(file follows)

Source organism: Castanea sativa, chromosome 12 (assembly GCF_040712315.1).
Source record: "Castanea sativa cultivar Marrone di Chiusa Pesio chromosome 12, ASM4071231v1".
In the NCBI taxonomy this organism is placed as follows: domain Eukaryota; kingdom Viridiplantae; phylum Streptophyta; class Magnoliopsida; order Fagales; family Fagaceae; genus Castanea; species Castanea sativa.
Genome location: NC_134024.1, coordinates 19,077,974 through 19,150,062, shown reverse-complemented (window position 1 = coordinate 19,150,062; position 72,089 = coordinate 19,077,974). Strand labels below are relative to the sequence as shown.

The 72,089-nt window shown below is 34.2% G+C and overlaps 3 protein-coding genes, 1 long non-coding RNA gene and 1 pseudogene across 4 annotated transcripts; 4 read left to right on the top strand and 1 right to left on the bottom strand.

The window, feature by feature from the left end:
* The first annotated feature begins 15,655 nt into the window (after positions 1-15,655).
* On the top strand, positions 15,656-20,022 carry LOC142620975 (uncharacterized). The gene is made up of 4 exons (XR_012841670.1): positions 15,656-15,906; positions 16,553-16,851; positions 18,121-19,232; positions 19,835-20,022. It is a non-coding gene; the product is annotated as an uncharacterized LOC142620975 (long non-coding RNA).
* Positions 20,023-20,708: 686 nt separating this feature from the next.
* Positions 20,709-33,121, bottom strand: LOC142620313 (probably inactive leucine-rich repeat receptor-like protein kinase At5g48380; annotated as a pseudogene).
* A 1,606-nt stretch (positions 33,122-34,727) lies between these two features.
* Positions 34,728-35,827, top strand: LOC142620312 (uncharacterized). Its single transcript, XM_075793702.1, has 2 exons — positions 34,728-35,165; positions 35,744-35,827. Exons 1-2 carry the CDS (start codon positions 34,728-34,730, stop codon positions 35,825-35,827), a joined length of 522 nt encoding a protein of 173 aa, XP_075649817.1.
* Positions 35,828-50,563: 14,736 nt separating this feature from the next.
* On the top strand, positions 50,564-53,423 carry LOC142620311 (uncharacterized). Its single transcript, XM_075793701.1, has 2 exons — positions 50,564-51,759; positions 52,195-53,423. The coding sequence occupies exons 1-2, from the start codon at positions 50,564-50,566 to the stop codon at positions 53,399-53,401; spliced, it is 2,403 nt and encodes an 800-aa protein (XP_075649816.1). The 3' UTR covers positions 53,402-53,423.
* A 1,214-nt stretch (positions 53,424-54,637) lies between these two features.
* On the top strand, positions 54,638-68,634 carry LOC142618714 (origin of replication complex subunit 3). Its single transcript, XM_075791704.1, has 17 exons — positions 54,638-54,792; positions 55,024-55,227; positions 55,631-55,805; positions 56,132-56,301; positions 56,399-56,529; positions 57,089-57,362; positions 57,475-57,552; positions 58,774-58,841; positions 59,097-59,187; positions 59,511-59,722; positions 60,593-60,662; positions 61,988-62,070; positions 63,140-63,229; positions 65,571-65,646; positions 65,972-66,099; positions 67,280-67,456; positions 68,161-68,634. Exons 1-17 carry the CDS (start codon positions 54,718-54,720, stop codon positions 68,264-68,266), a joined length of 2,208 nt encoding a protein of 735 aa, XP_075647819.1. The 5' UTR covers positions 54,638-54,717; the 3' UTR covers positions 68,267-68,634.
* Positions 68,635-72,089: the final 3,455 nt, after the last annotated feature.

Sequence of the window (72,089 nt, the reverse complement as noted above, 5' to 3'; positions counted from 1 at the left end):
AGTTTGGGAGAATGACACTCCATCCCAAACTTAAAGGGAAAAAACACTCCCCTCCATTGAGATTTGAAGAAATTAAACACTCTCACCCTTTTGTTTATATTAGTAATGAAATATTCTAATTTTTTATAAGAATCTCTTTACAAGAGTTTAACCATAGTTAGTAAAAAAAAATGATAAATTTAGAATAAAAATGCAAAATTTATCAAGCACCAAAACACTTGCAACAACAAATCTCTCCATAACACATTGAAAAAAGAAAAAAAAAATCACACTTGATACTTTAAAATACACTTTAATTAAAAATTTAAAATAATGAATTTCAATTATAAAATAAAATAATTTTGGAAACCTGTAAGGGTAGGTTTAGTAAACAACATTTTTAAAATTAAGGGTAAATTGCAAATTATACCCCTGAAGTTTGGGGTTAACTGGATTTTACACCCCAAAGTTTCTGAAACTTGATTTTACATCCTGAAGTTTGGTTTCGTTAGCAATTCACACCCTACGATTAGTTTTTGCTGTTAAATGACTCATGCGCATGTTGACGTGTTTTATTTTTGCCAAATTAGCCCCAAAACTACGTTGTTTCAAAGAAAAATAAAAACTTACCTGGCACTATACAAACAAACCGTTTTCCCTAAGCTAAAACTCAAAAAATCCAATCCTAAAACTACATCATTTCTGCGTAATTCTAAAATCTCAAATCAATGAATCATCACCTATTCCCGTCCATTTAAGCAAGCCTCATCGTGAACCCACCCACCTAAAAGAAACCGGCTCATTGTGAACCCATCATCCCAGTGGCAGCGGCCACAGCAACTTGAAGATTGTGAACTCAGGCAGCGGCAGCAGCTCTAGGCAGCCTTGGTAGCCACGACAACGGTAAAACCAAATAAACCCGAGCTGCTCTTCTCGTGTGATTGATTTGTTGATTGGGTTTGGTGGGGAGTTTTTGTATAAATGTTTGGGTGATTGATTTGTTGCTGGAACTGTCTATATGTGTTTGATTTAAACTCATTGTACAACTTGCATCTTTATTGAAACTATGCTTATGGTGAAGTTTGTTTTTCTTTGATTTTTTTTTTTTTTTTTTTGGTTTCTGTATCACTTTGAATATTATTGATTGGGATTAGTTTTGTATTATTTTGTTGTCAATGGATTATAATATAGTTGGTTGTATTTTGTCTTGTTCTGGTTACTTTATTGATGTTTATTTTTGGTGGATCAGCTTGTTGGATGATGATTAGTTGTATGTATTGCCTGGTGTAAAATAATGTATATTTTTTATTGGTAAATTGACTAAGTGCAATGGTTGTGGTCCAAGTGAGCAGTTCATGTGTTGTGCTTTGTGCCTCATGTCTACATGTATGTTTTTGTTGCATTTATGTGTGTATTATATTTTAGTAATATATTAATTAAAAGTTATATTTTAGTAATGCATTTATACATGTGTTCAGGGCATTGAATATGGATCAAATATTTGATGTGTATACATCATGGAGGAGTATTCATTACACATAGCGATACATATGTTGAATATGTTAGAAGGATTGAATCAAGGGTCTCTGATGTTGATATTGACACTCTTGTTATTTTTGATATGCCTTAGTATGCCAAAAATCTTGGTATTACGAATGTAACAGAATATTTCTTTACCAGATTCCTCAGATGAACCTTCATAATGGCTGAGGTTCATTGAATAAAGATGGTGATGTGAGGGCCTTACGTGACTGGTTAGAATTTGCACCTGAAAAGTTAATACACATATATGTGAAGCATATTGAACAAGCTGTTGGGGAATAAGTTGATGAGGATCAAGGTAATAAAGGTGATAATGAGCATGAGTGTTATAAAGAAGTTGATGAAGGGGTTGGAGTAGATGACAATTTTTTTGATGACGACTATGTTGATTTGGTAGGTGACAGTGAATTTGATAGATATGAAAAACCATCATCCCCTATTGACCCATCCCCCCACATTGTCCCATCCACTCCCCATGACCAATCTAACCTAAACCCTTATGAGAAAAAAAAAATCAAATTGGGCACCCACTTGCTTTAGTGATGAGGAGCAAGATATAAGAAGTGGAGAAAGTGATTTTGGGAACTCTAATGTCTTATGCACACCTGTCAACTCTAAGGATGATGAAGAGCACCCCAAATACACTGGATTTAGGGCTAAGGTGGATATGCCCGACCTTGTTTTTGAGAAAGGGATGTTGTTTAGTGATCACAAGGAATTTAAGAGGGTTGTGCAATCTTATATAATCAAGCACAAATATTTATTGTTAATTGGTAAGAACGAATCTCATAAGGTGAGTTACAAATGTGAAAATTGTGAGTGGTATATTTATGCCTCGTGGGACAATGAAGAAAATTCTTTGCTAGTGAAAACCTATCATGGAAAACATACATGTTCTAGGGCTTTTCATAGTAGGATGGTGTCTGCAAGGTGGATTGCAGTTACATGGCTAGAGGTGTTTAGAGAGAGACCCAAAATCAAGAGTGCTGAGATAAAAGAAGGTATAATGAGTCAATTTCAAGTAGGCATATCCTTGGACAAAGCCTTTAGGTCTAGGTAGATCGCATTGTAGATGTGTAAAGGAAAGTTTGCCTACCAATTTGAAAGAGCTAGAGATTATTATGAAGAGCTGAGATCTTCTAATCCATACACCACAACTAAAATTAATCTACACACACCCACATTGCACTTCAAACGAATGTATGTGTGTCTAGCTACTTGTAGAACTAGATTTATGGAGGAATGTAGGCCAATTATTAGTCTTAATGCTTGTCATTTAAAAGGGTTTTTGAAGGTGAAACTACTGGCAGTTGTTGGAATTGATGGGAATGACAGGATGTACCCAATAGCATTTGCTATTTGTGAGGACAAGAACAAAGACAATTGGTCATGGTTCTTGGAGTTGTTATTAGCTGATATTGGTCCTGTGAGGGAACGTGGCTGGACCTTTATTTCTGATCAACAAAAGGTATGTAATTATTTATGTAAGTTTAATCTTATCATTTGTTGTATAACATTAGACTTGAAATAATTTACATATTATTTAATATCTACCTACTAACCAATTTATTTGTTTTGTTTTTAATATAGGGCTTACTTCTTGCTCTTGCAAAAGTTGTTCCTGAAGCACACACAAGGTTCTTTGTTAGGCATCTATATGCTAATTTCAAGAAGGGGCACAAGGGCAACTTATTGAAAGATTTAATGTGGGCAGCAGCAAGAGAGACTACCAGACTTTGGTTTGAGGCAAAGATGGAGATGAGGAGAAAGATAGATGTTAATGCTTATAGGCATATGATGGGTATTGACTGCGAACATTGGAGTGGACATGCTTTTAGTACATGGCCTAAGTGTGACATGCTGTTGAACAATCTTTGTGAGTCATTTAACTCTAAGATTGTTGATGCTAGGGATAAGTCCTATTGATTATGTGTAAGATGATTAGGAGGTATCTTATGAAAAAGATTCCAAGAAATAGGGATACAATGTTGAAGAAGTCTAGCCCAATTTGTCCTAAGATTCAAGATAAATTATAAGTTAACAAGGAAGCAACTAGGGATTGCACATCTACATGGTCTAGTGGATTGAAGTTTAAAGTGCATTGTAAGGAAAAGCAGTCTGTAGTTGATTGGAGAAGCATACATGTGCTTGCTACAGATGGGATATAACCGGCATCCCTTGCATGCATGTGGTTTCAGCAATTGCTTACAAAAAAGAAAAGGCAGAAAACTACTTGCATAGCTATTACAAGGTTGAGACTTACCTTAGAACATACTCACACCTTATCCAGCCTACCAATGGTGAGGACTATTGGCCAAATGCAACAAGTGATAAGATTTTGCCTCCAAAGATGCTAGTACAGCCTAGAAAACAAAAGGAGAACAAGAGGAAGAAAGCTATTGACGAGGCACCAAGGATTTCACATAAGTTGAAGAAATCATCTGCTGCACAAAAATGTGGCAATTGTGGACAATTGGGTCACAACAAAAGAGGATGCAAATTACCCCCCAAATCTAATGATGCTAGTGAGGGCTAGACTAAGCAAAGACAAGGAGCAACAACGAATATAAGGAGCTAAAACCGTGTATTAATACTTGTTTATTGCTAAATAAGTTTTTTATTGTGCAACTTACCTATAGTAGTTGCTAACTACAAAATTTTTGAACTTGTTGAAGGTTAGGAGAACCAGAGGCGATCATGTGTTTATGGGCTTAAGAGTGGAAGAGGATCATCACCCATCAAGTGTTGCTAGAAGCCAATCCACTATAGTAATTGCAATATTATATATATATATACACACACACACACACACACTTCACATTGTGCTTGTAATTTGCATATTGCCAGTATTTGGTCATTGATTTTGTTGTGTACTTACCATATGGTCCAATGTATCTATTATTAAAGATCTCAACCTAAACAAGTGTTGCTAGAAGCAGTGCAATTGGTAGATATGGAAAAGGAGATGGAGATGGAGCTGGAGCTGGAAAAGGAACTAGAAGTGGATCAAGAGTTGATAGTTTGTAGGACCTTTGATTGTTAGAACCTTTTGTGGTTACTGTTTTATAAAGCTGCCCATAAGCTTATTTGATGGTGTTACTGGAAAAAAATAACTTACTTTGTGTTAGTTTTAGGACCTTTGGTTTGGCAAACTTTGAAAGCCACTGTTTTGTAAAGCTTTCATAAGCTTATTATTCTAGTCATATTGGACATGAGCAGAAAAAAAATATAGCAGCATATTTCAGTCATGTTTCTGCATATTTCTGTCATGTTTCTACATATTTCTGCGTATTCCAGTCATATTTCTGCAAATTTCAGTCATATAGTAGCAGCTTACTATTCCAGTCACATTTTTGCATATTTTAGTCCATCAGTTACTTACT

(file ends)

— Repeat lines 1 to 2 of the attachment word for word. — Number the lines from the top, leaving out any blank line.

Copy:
Source organism: Castanea sativa, chromosome 12 (assembly GCF_040712315.1).
Source record: "Castanea sativa cultivar Marrone di Chiusa Pesio chromosome 12, ASM4071231v1".